In a further judgment in the same case on 25 January 2012, the Judge observed that what is dangerous in the context of exposure to war risks will depend on the facts of the case and will include the degree of likelihood that a particular peril might occur and the gravity or other consequence should that event occur. Future developments will need to be carefully monitored to determine if these tests are met.

If the standard war risks clauses are triggered, they make provision for discharge of the cargo elsewhere if loaded already. In the case of the SHELLTIME 4, if no cargo is loaded and charterers give no substitute orders within 48 hours then the charter is automatically terminated. In any event, if the clause provides an option to cancel, it must be exercised promptly. Such clauses are often construed strictly against the party with the option to terminate.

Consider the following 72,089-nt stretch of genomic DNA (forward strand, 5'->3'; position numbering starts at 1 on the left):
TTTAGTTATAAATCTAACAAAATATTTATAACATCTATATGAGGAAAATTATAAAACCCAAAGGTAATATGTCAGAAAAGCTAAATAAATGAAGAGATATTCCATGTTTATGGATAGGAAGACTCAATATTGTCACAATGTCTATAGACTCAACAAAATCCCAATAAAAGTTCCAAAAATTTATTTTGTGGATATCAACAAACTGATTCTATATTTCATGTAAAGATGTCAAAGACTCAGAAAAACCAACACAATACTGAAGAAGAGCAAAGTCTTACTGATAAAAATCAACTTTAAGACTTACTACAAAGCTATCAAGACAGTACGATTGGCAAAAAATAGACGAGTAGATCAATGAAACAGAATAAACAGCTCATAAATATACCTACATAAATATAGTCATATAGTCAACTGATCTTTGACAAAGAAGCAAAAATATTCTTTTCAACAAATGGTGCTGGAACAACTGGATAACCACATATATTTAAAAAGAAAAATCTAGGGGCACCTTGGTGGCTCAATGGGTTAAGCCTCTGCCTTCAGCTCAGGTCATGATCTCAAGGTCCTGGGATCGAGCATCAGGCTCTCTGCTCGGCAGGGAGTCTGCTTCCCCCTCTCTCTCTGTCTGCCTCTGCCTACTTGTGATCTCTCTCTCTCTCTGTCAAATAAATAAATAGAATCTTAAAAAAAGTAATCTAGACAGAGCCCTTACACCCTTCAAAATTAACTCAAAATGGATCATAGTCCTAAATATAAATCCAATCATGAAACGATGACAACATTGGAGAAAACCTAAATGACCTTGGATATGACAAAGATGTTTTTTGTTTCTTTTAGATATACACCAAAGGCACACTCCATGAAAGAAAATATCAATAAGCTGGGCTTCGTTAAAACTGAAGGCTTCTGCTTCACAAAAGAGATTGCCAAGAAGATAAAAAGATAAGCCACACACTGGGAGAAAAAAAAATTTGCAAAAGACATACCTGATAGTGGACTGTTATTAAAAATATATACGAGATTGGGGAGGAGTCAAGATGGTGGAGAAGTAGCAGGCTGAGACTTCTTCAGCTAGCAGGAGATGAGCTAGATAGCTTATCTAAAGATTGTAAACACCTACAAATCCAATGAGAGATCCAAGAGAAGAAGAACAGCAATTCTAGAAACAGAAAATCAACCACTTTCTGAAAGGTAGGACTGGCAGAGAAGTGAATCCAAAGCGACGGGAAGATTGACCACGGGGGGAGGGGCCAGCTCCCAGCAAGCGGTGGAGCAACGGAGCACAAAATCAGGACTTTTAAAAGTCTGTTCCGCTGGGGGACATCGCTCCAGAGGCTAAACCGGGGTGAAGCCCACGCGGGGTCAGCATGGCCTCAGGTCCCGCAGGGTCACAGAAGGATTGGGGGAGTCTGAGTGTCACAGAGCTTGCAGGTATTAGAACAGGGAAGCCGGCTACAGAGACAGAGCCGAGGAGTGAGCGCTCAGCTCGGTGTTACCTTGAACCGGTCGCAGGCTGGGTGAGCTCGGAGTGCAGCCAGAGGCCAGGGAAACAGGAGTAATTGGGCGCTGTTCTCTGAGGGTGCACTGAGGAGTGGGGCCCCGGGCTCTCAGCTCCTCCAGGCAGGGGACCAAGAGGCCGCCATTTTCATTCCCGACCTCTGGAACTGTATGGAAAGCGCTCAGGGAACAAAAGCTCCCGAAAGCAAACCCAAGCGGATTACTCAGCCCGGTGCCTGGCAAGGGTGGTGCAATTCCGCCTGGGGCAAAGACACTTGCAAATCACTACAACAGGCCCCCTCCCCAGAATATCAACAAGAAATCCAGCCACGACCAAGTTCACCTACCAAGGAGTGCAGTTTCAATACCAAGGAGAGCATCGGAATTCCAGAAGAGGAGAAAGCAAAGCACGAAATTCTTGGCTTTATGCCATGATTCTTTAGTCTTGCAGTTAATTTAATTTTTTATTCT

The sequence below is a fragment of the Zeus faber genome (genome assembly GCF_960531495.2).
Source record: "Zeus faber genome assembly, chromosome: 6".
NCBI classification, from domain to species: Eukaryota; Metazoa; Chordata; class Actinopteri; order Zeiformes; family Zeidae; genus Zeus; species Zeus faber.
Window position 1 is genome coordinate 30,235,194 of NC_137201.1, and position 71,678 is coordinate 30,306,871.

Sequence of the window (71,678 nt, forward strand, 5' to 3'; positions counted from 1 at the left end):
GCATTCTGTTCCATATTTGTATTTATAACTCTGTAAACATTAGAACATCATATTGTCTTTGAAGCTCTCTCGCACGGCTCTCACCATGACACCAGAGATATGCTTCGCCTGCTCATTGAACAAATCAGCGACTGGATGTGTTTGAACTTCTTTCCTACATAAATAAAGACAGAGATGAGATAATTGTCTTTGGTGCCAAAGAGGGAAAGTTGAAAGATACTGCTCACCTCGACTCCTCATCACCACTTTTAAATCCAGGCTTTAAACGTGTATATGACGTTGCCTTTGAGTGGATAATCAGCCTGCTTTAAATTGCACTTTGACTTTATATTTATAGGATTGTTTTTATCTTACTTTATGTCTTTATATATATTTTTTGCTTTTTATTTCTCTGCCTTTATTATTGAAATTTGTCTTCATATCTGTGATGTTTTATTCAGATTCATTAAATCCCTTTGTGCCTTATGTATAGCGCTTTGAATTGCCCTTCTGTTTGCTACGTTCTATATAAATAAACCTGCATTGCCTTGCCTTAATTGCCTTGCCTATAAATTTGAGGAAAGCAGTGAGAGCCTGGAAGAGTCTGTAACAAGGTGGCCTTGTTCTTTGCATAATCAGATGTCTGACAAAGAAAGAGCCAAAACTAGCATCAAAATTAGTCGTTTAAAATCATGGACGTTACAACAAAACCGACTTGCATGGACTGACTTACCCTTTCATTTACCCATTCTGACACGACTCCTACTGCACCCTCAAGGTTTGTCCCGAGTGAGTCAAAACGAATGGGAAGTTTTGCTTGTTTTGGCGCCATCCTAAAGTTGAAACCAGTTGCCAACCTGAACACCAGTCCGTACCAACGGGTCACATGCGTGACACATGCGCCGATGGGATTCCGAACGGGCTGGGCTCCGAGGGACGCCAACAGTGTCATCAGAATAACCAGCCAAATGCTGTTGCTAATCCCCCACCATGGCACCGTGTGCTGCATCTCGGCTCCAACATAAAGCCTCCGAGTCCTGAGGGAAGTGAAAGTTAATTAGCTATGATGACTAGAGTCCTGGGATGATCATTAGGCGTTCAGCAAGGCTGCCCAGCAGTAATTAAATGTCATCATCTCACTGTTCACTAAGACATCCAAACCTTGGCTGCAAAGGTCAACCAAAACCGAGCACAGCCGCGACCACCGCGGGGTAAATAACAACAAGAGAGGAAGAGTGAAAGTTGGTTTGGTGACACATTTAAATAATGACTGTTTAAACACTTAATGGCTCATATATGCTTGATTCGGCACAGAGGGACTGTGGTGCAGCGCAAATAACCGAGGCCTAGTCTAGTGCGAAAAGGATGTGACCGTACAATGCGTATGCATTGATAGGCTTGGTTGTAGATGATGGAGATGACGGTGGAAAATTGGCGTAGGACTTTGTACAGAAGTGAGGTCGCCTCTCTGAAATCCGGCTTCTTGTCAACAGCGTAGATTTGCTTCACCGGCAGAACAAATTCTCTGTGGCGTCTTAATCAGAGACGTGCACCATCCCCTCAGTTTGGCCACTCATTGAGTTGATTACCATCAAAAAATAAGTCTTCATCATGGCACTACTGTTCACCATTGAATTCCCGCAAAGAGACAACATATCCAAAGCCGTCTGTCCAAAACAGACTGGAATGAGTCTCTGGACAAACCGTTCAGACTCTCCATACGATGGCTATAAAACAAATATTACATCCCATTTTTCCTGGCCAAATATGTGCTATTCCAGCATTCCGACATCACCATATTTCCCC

While an owner carries the burden of normal insurance risks, it is common practice for additional premiums incurred for war risk insurance cover to be allocated to the charterer. For example, under CONWARTIME 2013, clause (d), if the vessel proceeds to or through an area exposed to War Risks, “the charterer shall reimburse to the owner any additional premiums required by the owners’ insurers and the costs of any additional insurances that the Owners reasonably require in connection with War Risks.” For more information on the Club’s War Risk cover please see our War and Piracy Circular.

Remedies for loss and damage and Unsafe Ports